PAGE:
I believe that everything we’ve learned from the Affordable Care Act points to the need to move toward a more nationalized system where the government regulates prices for healthcare services and products.  Our current decentralized system has not led to cooperation among insurance companies that would increase their bargaining power, we have numerous uncoordinated delivery systems, and it’s virtually impossible to find out how much a particular procedure, drug, or medical device is going to cost. 

Ultimately, I think a national single-payer system would be the best solution for our country. A well-constructed single-payer system would serve all markets and all individuals, streamline operations, eliminate the influence and expense of for-profit insurance companies, take advantage of enormous economies of scale, increase transparency, and enable data collection that would facilitate innovation.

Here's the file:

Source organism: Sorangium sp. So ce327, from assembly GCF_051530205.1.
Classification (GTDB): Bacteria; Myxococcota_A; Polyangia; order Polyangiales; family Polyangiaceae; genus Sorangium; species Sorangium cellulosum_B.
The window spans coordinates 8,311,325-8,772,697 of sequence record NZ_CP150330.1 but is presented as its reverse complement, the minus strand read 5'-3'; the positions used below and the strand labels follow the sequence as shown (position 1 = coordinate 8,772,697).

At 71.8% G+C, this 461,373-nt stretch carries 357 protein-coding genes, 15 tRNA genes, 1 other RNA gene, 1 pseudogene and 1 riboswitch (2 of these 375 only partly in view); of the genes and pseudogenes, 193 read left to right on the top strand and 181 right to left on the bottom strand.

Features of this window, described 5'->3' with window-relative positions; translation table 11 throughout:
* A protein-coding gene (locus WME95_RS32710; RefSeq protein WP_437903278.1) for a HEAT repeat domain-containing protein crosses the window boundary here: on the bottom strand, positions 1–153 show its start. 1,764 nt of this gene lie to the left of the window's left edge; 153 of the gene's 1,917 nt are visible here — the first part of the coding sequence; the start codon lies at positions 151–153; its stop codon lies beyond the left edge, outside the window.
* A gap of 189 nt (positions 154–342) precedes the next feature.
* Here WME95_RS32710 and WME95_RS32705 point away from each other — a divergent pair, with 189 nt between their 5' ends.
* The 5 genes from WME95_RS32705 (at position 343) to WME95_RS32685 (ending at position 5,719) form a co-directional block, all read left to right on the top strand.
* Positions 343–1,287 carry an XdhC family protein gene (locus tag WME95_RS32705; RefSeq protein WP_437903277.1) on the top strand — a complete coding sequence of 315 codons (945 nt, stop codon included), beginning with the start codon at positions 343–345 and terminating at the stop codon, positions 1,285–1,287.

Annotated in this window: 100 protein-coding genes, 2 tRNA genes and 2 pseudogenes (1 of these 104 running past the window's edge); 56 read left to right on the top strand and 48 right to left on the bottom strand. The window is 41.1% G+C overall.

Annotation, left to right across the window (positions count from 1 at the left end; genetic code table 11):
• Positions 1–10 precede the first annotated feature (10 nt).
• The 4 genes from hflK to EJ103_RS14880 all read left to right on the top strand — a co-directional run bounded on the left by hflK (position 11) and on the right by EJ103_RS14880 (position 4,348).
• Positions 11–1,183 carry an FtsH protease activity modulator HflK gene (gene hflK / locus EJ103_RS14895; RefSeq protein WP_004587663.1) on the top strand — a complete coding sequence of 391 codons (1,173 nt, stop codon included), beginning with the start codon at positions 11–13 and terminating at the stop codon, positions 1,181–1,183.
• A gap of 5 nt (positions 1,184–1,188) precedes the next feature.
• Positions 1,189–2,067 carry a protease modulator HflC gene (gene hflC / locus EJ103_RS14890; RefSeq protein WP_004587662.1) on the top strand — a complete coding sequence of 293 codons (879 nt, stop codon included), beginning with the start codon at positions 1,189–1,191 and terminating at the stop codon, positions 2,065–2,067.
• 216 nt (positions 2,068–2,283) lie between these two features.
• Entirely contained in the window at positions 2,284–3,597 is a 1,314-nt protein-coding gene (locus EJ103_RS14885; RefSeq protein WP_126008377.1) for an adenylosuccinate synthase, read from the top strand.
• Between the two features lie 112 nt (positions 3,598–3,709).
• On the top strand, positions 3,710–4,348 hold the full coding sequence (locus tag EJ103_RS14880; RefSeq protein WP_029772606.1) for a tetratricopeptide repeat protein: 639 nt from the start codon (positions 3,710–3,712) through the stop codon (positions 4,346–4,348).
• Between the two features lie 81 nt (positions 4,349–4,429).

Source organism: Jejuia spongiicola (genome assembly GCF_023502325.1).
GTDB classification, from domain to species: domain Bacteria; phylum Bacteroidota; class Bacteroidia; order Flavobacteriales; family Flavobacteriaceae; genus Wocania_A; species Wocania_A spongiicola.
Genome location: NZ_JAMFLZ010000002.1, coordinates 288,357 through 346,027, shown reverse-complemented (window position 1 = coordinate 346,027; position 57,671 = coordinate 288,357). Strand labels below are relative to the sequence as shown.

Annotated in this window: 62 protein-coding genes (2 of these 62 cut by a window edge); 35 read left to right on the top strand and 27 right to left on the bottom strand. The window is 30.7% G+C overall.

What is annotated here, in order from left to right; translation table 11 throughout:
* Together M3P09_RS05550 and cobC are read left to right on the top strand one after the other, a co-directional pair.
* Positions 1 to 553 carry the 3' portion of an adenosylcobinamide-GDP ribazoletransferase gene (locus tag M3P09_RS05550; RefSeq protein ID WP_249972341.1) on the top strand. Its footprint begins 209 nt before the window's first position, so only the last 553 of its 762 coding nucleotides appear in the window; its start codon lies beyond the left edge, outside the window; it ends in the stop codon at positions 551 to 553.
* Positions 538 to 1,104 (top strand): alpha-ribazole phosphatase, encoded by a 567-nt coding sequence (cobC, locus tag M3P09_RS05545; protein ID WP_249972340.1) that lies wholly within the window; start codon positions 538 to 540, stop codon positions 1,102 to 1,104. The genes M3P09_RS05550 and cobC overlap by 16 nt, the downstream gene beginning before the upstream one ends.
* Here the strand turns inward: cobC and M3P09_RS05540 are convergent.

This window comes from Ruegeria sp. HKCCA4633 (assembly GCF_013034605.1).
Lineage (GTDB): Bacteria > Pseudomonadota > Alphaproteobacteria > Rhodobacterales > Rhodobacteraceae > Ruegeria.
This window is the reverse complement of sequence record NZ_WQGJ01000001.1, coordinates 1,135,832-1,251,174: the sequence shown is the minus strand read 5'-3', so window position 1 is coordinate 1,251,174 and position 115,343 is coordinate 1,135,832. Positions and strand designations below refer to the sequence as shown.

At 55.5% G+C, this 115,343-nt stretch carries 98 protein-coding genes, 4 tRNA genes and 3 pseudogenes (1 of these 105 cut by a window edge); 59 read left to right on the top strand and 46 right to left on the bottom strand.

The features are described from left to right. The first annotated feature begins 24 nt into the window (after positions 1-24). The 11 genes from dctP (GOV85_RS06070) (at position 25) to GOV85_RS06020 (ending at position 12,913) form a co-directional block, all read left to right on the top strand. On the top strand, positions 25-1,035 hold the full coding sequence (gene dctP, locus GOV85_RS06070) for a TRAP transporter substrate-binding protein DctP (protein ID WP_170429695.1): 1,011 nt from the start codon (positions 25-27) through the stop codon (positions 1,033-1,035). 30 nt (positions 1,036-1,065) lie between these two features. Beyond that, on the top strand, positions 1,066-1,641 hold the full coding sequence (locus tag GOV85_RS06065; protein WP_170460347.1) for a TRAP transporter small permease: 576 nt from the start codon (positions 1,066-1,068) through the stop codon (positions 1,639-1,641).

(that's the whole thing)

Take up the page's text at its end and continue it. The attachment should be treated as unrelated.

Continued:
We also must develop a plan for rebuilding the dwindling primary care physician workforce and ensuring that there are enough primary care providers to serve the communities of the Central Valley.  We need to look at reimbursement reform, loan forgiveness programs for graduating medical students, and greater emphasis on primary care education.

For now, we need to preserve the Affordable Care Act, under which more than 20 million Americans have gained health coverage, and defend Medicare and Medicaid.  And we must restore federal funding for Planned Parenthood, which plays an essential role in providing needed medical services to 15,000 people in District 10.